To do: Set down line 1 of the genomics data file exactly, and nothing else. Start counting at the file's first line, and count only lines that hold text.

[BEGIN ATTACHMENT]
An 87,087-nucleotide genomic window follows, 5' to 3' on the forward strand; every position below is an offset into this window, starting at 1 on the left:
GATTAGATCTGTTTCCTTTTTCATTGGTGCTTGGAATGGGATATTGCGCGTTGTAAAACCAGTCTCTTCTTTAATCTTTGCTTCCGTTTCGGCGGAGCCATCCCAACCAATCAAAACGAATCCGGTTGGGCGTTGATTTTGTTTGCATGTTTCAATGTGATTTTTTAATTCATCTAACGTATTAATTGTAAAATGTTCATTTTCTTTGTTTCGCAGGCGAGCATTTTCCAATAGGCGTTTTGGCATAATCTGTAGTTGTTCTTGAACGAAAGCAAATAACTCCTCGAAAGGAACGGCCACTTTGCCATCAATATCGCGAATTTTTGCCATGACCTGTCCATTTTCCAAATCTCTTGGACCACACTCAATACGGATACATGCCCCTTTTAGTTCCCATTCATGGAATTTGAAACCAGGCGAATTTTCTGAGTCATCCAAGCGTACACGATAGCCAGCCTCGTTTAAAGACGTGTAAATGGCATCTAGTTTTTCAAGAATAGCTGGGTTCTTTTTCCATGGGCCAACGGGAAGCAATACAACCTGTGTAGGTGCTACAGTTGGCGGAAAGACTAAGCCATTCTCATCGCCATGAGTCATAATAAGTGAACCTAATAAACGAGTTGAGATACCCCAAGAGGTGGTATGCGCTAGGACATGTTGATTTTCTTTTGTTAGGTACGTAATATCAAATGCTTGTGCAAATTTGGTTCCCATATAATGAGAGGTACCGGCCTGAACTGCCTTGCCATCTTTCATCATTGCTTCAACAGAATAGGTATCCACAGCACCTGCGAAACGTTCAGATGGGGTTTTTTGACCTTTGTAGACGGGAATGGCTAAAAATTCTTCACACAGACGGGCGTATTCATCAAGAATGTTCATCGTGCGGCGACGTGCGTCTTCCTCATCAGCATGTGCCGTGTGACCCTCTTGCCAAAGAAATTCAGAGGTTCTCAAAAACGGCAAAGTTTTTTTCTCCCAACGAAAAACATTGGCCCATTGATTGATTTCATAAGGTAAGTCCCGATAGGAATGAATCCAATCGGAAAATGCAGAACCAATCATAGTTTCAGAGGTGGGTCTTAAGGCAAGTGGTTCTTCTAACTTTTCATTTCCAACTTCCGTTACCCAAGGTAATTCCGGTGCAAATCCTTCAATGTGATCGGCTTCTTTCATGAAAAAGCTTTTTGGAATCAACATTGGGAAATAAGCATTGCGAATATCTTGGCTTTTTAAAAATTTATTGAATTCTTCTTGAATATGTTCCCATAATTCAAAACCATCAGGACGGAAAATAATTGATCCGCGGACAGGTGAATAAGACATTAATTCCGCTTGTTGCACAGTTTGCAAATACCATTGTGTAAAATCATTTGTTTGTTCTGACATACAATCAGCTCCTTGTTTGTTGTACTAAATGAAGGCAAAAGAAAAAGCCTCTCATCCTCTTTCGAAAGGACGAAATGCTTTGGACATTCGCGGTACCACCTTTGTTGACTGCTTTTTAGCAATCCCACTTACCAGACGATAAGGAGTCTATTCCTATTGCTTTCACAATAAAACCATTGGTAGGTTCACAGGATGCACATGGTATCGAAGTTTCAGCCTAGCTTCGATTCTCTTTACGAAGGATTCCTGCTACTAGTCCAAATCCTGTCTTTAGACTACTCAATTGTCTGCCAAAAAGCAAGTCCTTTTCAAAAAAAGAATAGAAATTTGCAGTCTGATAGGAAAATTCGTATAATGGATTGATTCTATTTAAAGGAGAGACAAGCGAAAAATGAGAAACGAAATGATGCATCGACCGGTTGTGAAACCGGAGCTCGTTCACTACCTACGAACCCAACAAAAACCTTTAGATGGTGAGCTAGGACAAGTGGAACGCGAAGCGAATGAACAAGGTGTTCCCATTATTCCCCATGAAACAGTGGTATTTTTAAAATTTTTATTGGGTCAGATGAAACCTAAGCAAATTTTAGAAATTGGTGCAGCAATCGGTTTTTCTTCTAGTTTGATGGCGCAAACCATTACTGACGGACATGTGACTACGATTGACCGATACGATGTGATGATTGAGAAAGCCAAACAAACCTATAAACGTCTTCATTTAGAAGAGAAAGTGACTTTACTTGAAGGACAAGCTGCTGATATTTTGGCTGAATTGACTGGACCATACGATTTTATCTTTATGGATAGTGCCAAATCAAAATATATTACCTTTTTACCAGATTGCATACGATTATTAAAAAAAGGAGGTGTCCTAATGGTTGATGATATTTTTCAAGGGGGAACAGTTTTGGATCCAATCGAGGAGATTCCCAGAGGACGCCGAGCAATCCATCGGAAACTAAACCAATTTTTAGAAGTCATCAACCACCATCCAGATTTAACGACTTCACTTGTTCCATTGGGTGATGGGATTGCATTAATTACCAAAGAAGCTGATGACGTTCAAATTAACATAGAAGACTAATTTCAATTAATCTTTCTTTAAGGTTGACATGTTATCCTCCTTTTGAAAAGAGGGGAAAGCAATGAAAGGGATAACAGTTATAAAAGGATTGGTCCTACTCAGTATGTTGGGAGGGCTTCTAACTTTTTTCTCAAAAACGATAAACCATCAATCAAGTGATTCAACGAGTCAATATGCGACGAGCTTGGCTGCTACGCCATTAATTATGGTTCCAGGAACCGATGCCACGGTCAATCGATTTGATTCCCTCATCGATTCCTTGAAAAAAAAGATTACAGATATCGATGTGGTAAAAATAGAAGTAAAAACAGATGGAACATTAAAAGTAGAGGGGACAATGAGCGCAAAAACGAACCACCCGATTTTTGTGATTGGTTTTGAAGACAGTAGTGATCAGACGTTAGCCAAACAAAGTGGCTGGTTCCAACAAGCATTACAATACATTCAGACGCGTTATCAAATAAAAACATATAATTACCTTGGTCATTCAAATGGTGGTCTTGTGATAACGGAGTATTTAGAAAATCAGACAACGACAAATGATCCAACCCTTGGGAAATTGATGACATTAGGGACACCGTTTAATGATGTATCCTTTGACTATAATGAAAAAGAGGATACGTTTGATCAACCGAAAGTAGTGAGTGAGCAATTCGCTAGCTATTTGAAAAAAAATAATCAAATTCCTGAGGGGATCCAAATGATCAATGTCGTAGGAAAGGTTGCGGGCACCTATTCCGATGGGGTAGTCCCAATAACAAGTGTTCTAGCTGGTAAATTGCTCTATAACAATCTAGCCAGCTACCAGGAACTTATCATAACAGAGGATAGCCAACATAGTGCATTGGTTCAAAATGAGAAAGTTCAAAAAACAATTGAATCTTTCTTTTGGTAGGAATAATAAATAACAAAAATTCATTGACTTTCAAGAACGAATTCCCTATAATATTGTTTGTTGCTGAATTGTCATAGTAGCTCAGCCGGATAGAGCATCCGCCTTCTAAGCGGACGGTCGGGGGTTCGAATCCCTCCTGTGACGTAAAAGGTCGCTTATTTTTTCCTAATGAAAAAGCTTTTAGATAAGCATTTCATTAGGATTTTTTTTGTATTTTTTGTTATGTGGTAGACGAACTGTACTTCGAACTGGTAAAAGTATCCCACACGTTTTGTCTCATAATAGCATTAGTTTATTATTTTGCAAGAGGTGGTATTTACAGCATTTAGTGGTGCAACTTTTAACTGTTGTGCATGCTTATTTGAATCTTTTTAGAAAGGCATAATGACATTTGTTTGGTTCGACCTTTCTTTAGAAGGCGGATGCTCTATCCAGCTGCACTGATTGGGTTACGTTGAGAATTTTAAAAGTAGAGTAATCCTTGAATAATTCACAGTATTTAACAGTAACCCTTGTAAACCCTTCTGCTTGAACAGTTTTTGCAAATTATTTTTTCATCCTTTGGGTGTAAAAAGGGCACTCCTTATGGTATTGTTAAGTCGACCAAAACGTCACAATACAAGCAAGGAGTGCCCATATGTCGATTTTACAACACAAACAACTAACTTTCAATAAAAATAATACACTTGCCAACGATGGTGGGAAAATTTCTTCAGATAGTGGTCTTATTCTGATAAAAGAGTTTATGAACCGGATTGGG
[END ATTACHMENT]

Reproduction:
An 87,087-nucleotide genomic window follows, 5' to 3' on the forward strand; every position below is an offset into this window, starting at 1 on the left: